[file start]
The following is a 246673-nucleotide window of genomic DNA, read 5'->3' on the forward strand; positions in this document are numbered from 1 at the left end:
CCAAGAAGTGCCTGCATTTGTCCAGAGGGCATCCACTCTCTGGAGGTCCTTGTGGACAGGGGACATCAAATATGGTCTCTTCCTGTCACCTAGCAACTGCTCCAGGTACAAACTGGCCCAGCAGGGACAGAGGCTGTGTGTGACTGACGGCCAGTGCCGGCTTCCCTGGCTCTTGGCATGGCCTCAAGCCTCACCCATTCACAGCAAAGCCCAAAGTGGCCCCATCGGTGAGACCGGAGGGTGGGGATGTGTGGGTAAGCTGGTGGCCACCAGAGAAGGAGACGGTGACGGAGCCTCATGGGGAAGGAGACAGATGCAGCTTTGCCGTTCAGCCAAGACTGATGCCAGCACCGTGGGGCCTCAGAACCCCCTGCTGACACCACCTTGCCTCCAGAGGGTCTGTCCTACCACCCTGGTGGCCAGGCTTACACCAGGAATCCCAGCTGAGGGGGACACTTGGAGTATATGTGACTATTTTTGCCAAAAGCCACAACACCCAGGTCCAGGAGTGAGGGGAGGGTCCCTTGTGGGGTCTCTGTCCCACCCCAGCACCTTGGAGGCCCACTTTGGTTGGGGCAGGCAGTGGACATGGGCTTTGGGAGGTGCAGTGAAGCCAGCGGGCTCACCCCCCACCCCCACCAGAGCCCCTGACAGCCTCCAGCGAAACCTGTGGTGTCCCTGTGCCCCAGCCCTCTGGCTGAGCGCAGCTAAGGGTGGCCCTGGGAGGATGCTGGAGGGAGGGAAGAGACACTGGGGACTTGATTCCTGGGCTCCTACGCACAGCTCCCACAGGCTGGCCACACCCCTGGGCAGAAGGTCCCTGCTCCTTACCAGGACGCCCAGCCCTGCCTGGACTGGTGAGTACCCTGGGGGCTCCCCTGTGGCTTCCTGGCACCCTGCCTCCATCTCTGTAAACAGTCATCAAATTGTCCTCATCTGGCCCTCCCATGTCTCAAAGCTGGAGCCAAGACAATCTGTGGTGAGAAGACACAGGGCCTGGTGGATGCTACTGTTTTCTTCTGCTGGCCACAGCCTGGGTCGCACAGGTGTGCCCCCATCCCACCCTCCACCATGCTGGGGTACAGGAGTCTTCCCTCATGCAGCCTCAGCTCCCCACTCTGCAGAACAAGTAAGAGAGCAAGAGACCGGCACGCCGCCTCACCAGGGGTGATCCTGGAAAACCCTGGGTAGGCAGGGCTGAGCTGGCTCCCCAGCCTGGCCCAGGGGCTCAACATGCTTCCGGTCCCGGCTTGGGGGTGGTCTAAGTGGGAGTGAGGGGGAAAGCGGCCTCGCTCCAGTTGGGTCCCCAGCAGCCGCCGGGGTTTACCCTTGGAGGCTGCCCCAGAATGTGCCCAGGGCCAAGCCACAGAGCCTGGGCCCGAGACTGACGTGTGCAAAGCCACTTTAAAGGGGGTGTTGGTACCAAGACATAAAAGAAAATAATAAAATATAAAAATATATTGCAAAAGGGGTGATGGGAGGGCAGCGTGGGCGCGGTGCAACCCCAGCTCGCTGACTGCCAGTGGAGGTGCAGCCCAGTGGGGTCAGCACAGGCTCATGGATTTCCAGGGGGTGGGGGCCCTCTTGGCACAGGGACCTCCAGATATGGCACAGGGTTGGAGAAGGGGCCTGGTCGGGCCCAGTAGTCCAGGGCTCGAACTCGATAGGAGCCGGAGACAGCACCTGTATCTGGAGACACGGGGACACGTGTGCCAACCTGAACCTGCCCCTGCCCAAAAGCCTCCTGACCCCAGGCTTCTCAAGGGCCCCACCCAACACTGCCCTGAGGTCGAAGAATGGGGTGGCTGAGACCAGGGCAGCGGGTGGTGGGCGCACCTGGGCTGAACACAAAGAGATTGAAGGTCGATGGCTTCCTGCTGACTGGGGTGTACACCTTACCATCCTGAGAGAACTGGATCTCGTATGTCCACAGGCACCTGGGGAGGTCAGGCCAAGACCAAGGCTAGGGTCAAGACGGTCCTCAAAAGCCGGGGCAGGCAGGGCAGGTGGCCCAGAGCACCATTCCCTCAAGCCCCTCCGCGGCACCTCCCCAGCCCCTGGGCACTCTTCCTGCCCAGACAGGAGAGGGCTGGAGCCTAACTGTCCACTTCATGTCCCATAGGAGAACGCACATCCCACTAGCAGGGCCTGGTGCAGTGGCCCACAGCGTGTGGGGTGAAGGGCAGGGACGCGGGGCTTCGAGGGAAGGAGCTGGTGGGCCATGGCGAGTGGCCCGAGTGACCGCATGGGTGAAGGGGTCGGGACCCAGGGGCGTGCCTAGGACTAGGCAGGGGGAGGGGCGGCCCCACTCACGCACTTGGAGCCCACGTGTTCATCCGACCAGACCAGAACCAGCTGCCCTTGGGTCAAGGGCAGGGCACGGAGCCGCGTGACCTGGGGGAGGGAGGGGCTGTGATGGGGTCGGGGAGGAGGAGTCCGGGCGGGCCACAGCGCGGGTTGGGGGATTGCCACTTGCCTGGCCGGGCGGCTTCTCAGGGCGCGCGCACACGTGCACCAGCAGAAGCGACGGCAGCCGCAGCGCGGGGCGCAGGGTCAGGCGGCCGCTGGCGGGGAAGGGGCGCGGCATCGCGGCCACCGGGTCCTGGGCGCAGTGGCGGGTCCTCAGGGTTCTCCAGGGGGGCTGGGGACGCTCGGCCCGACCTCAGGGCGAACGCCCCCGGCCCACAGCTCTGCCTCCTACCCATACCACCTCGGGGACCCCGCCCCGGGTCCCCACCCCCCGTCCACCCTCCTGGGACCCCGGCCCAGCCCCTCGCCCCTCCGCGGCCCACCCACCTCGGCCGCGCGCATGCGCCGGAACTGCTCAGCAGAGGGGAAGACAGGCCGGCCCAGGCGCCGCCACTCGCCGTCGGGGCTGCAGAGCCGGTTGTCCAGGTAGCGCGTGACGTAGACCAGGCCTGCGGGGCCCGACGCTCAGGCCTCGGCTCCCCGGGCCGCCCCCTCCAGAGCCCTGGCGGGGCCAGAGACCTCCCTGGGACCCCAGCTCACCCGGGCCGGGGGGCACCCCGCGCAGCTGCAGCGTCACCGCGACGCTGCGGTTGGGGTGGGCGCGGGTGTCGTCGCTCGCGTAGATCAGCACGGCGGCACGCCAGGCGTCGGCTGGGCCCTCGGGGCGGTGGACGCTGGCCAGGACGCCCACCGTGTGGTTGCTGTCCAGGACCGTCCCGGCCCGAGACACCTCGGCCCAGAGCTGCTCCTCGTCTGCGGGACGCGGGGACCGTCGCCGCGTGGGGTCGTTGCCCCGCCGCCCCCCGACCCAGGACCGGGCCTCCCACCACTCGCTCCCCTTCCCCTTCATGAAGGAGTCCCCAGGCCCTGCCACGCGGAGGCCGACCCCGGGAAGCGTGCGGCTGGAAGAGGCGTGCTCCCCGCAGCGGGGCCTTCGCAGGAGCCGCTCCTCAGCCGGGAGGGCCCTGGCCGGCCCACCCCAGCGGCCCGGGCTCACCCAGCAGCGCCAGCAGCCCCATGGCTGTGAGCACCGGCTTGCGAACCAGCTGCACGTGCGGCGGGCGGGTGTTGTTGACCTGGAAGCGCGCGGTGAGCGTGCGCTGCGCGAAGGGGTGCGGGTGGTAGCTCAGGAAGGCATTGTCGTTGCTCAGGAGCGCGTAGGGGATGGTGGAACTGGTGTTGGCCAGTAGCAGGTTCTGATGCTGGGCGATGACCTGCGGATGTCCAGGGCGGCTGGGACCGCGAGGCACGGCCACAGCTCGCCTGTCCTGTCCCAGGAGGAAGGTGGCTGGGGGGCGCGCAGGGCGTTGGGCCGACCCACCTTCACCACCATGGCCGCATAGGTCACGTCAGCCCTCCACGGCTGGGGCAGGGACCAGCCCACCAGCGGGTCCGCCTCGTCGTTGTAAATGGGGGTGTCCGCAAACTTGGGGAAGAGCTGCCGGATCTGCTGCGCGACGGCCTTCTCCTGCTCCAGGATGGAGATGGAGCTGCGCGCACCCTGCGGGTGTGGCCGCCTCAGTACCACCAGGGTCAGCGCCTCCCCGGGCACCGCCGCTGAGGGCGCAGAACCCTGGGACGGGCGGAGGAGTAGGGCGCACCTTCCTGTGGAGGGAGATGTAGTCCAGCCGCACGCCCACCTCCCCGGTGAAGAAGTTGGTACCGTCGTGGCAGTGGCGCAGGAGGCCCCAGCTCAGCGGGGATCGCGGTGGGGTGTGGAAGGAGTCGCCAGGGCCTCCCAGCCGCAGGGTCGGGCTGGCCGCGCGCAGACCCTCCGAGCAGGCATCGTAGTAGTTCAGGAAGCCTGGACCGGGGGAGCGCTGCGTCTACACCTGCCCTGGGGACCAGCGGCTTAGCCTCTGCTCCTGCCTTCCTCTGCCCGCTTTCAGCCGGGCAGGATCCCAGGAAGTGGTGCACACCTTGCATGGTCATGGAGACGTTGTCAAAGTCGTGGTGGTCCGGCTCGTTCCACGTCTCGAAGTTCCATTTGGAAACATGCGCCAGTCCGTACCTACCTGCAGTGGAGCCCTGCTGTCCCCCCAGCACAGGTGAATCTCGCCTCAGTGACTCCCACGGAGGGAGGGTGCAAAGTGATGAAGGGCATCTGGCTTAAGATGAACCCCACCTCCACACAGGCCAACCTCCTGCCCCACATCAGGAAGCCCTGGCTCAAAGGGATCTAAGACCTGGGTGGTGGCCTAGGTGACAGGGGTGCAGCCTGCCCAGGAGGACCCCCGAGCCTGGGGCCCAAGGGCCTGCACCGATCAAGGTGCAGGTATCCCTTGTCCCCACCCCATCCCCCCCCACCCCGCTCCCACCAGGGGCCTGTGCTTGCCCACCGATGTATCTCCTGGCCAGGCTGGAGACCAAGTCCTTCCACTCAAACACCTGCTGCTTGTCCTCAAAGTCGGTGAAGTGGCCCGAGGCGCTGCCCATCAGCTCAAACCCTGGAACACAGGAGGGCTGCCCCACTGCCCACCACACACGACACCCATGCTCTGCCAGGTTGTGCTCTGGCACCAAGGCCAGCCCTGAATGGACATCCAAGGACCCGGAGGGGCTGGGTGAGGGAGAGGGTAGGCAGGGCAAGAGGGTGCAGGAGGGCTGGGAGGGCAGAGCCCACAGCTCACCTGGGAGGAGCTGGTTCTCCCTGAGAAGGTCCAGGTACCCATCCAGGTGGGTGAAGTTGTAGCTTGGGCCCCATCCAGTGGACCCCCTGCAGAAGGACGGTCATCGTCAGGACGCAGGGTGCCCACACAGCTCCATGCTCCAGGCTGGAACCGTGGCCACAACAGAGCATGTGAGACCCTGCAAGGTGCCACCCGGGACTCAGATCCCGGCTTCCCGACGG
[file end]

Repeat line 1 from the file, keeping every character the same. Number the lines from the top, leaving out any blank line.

The following is a 246673-nucleotide window of genomic DNA, read 5'->3' on the forward strand; positions in this document are numbered from 1 at the left end: